Exponential and polynomial viscosity correlations have been widely applied to model crude viscosities with temperature. These simple correlations are difficult to be applied to predict the viscosity of different solvent-diluted bitumen systems over a wide range of solvent composition. The Expanded Fluid viscosity model consisting of density as an input parameter can be coupled with an Equation of State in a compositional and thermal reservoir simulator. However, the accurate prediction of density using an EoS is the prerequisite to apply this viscosity model.
In this work, the expanded fluid theory was coupled with the simplified PC-SAFT EoS (Perturbed-Chain Statistical Associating Fluid Theory) to predict and correlate the rheology behaviour of bitumen/solvent systems. Athabasca and Peace River Bitumen was characterized using a proposed eight-pseudocomponent characterization method for PC-SAFT, which simply required distillation and molar mass data. The obtained density was then input into the viscosity theory to model viscosity. Viscosity predictions were obtained using zero viscosity binary interaction coefficients, whereas pressure-dependent and temperature-dependent viscosity binary interaction coefficients were adjusted to improve the effectiveness of mixing rules.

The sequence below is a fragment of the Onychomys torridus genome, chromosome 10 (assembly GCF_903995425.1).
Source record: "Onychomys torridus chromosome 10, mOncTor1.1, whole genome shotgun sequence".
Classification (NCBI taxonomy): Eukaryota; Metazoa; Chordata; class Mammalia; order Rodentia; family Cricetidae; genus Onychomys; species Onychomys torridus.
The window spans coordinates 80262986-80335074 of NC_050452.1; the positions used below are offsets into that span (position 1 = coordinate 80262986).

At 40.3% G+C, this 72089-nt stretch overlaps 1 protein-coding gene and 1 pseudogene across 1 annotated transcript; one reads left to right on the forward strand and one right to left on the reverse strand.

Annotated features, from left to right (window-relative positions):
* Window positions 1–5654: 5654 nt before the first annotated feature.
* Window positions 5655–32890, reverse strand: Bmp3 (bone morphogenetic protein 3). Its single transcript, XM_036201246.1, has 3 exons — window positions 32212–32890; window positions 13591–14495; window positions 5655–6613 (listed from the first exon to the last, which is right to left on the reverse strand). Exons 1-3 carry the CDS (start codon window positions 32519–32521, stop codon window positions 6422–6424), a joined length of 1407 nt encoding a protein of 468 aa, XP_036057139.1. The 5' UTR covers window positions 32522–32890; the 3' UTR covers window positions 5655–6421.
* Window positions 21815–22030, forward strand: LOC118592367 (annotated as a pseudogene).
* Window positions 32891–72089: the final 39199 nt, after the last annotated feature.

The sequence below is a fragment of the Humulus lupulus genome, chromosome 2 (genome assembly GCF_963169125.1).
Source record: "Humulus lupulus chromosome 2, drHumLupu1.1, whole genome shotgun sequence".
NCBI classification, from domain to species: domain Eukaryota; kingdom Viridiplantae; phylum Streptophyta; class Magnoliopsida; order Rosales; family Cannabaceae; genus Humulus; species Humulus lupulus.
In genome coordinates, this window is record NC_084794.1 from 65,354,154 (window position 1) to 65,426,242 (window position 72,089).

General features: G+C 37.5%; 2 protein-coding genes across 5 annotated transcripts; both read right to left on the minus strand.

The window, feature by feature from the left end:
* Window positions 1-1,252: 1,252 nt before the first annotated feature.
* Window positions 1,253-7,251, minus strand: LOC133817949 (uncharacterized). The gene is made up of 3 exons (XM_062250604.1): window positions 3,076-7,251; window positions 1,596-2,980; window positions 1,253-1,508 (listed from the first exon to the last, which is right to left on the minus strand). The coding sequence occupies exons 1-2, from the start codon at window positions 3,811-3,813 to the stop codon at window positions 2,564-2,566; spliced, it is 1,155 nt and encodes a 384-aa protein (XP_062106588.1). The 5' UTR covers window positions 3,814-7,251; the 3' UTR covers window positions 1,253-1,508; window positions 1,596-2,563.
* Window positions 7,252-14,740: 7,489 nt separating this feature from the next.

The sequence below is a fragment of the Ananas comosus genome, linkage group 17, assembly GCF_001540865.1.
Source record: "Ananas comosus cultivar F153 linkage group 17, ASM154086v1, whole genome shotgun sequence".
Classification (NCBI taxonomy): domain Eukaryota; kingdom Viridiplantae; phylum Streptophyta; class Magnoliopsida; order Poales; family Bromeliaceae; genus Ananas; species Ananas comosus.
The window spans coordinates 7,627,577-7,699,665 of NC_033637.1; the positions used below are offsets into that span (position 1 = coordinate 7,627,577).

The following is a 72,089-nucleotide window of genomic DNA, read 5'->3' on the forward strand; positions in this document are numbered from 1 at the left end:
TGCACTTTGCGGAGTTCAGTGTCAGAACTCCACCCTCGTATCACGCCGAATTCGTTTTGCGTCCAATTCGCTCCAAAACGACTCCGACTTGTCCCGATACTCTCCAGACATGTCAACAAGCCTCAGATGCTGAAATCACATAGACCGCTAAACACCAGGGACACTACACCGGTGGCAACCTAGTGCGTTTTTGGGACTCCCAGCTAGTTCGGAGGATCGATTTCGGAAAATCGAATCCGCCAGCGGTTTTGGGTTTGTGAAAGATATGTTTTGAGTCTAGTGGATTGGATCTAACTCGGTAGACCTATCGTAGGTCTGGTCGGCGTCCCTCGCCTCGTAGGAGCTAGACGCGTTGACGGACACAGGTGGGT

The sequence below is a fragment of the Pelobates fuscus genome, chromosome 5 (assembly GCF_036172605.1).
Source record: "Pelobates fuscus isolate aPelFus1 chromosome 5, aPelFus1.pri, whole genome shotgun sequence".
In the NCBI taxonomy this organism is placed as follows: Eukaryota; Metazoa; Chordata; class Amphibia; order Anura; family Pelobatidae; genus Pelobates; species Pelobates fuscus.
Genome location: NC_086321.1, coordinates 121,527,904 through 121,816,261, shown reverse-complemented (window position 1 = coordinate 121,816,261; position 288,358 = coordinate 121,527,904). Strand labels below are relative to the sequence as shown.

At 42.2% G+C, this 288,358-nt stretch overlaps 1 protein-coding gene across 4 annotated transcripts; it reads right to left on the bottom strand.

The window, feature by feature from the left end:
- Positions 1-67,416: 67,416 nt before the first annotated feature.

In the case of Athabasca Bitumen with CH4, C2H6, and CO2, the correlated solubility and density Average Absolute Relative Deviations (AARDs) were within 6.6 % and 2.3 %, respectively. Viscosity AARDs by prediction were within 55.4 %; whereas the AARDs were reduced within 13.5 % using pressure-dependent viscosity binary interaction coefficients. In the case of Peace River Bitumen with C2H6, C3H8, n-C4H10, n-C5H12, the predicted density AARDs were within 0.7 %. Viscosity AARDs obtained by prediction were within 24.9 %, and they were reduced within 8.4 % once using temperature-dependent viscosity binary interaction coefficients.